After months of speculation, Vine founder Dom Hoffman announced on Friday, May 4, that the former social media app's successor, V2, has been delayed indefinitely.
What Is V2?
Vine was a short-form social media video app that launched in 2013. Twitter bought the app before it was released. In 2017, Twitter officially discontinued the service due to financial pitfalls and competition from other apps such as Instagram.
Instead of calling it Vine 2, Hoffman decided to use V2 because the name "Vine" was still legally owned by Twitter.
V2 would have many of the same features as its predecessor, but there would be some changes, such as a stricter approach to moderation. By January 2018, V2 was in a very limited alpha testing stage, and Hoffman was hopeful that it would launch by the summer of 2018.
In a detailed message posted to the app's online community, Hoffman revealed that V2 would be delayed indefinitely.
"When I announced that I was working on a follow-up to Vine, I also (perhaps foolishly) announced that it would be a personal project and personally funded," Hoffman wrote. "I underestimated the amount of enthusiasm and attention the announcement would generate. The interest has been extremely encouraging, but it has also created some roadblocks. Taking into account a larger-than-expected audience, we now know that the estimated costs for the first few months alone would be very high, way beyond what can be personally funded."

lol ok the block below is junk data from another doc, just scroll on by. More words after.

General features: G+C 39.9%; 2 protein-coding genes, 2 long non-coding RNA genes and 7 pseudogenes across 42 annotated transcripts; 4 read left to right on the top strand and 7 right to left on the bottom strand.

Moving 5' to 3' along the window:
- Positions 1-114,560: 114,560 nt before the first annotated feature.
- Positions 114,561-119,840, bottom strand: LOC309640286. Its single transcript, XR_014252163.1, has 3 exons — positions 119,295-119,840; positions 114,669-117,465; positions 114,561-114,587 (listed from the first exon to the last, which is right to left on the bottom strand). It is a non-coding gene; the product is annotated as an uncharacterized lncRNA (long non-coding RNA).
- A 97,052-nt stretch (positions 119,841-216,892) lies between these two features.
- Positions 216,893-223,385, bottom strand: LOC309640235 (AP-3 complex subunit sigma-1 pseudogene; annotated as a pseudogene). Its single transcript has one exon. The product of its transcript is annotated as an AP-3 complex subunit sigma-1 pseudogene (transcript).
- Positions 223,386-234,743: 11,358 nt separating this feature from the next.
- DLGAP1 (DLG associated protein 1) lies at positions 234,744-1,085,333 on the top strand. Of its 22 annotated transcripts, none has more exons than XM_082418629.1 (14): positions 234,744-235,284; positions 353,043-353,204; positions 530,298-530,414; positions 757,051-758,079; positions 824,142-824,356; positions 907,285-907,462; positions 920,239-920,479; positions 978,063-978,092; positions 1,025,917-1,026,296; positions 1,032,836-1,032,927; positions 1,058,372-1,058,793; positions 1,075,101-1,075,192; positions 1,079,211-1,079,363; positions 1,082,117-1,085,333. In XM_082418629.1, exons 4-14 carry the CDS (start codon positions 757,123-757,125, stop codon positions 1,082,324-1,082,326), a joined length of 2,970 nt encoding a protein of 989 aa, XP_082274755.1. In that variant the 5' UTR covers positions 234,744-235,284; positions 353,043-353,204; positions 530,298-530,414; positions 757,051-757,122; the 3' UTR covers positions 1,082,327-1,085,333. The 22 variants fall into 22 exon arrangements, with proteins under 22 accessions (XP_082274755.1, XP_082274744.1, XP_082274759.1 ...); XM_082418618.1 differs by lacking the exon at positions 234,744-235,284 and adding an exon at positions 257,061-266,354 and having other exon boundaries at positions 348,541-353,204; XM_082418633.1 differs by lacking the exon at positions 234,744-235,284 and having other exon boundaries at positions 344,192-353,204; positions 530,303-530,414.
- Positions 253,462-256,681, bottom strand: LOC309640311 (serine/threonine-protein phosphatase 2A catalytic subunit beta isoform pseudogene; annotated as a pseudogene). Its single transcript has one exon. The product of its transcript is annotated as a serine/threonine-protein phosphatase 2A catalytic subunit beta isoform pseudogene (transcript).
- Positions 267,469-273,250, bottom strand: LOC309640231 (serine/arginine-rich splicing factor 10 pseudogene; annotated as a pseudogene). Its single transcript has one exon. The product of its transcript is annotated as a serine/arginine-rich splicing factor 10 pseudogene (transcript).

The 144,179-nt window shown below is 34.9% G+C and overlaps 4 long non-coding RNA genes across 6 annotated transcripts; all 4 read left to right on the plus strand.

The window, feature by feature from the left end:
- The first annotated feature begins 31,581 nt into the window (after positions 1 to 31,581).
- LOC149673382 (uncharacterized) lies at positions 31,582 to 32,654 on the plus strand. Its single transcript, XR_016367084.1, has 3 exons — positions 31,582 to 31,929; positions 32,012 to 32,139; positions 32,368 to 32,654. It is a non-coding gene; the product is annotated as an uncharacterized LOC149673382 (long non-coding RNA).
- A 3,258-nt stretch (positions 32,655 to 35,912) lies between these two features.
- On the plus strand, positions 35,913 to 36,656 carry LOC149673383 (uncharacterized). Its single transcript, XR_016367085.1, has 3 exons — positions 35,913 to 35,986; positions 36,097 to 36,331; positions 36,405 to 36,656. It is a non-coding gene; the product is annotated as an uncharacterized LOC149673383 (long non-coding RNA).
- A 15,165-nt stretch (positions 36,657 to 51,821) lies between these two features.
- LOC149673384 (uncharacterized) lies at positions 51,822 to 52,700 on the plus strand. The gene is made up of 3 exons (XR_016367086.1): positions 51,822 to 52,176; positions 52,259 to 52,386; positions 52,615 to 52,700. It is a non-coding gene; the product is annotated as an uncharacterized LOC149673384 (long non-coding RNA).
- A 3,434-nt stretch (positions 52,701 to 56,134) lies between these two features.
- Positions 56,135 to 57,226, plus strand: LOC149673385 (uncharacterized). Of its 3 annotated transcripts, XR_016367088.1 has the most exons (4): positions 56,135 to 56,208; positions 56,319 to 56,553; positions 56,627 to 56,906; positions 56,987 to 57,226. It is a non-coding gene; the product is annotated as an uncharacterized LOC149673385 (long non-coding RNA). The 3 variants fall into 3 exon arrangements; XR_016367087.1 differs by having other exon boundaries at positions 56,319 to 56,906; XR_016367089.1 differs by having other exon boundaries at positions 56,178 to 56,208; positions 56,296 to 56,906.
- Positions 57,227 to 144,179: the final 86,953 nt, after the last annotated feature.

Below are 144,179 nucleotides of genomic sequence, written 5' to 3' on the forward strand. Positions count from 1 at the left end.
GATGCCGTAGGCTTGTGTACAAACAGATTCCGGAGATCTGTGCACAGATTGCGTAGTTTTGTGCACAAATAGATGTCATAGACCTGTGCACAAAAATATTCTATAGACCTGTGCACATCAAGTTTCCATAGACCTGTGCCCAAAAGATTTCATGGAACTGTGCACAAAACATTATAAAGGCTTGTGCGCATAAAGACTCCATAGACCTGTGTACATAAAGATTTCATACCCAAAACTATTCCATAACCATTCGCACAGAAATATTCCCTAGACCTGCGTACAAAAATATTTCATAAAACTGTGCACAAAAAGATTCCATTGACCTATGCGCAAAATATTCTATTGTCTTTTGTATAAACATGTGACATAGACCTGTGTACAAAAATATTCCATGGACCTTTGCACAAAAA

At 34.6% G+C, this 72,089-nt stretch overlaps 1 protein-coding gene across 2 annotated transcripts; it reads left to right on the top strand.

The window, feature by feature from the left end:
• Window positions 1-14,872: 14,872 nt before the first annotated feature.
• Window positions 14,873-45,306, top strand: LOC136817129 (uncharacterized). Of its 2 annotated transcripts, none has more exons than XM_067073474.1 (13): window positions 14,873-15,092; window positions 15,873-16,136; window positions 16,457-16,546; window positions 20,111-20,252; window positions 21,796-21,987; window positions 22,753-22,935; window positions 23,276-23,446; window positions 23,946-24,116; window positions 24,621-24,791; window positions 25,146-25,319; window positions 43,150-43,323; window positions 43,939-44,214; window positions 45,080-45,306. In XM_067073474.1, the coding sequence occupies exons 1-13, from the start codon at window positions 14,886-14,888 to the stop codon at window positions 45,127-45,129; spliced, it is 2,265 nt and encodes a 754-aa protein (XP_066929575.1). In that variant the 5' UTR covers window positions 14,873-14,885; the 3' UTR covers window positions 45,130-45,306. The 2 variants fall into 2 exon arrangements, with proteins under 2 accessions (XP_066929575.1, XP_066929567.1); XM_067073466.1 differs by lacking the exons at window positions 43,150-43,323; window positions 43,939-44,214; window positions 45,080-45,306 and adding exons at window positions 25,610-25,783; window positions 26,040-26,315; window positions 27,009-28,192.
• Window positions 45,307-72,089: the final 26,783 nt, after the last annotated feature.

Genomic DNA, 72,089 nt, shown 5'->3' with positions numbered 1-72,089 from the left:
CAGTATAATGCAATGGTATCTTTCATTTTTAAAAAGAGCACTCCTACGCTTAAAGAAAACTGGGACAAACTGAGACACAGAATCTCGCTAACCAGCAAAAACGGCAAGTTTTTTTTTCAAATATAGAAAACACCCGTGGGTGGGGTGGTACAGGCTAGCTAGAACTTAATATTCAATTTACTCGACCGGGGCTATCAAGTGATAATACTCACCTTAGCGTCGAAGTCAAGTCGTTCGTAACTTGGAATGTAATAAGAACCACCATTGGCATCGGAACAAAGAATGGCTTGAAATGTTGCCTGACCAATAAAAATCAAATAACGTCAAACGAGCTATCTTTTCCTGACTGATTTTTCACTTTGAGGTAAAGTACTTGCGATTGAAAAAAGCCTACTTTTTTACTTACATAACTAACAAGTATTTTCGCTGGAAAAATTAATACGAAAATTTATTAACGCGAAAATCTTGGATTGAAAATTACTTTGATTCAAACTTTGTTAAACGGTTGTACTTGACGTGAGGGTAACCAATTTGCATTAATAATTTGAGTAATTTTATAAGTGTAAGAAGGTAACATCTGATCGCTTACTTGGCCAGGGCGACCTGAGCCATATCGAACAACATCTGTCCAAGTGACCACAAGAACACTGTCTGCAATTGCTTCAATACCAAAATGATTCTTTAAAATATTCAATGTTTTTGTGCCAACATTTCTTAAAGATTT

With increasing legal fees, Hoffman realized that the project lacked long-term funding to keep it sustainable. He is also currently running an early-stage startup company called Interspace VR, which is reportedly taking up most of his time.
He also cited a bit of "sequelitis" as another reason for the big delay.
Although V2 will not be operational anytime soon, there is still some hope. Hoffman said that all of the code for V2 still exists.
"I'm very, very sorry for the disappointment," he wrote. "If it's any consolation, I think it would have been even more disappointing if this service had been developed and released incorrectly, which is where we were headed. I'd like for us to get it right."
Hoffman also suggested that users who miss Vine could still use some of the other video apps that are currently available.
Photo: Esther Vargas | Flickr